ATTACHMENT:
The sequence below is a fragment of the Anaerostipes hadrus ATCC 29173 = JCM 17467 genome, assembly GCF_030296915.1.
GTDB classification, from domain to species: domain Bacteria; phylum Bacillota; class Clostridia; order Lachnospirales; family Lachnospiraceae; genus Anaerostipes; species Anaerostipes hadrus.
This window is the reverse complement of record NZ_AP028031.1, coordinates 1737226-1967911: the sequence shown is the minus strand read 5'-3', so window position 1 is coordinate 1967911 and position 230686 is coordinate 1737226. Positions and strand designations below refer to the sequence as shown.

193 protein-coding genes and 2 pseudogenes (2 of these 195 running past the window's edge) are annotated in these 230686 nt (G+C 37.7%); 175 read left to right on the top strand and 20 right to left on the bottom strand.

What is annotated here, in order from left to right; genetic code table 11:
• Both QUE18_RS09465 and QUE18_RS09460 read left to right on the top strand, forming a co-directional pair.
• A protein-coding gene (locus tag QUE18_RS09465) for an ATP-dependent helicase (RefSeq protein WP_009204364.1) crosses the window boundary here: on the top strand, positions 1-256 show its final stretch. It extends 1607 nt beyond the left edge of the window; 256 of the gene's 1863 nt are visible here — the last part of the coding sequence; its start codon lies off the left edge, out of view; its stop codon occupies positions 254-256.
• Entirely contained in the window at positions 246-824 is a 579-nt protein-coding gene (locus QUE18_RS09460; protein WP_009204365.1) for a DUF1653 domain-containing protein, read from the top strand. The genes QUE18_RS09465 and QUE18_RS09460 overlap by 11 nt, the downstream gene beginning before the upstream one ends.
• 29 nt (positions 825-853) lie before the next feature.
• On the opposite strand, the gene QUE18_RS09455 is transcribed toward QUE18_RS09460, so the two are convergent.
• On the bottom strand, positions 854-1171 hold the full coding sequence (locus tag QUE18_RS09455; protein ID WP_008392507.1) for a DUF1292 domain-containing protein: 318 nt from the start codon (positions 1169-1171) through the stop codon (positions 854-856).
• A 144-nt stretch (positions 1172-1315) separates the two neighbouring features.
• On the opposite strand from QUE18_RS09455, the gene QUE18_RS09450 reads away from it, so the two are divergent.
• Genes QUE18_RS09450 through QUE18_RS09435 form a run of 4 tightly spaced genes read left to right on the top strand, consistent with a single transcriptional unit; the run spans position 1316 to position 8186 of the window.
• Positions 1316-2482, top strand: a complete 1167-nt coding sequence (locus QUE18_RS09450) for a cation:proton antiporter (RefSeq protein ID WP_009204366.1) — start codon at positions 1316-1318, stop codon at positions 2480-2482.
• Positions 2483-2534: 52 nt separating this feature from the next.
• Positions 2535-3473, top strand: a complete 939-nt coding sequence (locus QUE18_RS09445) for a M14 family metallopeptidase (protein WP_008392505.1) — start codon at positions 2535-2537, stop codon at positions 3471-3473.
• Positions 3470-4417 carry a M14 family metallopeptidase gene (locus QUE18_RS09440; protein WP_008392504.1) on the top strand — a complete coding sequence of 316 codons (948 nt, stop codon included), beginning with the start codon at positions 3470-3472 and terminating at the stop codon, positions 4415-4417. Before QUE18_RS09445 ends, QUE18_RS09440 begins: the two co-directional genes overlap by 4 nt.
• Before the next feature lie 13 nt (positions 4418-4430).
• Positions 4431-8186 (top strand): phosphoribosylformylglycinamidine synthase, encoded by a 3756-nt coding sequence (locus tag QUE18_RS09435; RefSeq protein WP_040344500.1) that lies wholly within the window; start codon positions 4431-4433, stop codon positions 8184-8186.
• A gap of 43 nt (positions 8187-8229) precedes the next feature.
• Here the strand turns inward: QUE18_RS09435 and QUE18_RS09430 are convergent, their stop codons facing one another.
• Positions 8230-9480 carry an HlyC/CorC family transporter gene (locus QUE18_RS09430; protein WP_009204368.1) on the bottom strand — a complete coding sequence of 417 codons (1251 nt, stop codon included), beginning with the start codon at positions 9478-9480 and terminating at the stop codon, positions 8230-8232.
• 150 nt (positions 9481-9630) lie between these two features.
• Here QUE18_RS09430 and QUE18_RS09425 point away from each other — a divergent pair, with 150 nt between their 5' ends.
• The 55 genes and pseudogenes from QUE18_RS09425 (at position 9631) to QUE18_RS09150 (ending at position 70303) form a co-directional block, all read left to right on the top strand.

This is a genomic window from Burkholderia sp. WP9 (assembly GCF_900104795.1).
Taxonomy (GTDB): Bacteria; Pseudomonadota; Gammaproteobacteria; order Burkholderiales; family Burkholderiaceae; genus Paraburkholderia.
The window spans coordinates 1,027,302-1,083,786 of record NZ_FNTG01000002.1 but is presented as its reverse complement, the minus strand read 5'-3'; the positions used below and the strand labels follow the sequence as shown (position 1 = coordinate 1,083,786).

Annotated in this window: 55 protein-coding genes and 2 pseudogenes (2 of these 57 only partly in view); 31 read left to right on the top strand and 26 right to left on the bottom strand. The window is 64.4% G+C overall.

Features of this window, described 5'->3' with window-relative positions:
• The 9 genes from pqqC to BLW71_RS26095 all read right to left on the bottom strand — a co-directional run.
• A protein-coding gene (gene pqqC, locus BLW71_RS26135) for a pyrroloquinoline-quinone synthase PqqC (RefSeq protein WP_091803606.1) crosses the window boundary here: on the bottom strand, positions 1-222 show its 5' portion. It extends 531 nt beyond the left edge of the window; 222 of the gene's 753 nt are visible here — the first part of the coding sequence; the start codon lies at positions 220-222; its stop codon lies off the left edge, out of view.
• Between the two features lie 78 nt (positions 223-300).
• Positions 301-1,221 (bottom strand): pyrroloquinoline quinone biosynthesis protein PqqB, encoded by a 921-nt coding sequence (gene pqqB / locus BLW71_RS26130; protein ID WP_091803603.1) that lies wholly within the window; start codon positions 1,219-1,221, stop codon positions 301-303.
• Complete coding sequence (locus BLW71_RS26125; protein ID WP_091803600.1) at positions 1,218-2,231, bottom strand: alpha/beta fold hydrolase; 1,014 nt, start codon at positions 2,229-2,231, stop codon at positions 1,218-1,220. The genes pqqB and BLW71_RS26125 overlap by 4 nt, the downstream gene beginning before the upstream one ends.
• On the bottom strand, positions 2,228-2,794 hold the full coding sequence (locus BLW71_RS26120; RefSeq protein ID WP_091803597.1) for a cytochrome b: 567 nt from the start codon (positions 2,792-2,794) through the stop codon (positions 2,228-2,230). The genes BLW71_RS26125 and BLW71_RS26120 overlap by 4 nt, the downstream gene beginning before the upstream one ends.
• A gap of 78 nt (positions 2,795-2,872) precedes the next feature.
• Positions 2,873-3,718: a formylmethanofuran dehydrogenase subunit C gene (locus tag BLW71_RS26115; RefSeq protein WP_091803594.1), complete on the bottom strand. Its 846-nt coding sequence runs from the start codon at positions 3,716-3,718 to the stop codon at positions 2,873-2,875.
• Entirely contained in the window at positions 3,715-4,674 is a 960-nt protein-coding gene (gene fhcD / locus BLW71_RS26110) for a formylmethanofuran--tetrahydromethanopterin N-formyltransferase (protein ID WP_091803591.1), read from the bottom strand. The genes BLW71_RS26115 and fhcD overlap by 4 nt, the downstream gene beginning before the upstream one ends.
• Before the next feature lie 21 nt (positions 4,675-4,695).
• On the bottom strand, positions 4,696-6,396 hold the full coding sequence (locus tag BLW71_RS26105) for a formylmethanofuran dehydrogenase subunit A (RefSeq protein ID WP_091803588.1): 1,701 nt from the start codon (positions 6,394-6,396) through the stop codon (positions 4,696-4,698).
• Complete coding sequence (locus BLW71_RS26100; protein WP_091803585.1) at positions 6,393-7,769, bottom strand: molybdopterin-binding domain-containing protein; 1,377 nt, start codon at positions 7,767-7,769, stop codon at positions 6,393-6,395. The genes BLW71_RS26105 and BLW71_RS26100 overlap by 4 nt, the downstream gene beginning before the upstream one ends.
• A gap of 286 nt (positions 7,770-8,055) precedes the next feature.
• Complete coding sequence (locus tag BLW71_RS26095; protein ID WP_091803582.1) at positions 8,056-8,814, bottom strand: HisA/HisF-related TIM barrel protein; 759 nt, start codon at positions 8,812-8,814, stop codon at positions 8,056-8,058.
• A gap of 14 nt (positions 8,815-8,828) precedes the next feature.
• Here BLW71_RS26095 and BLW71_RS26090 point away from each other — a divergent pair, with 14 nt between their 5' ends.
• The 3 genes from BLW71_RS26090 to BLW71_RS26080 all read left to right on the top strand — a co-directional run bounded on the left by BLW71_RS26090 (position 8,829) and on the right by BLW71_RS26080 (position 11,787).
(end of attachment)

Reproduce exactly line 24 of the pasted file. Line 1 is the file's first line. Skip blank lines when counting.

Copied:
• 150 nt (positions 9481-9630) lie between these two features.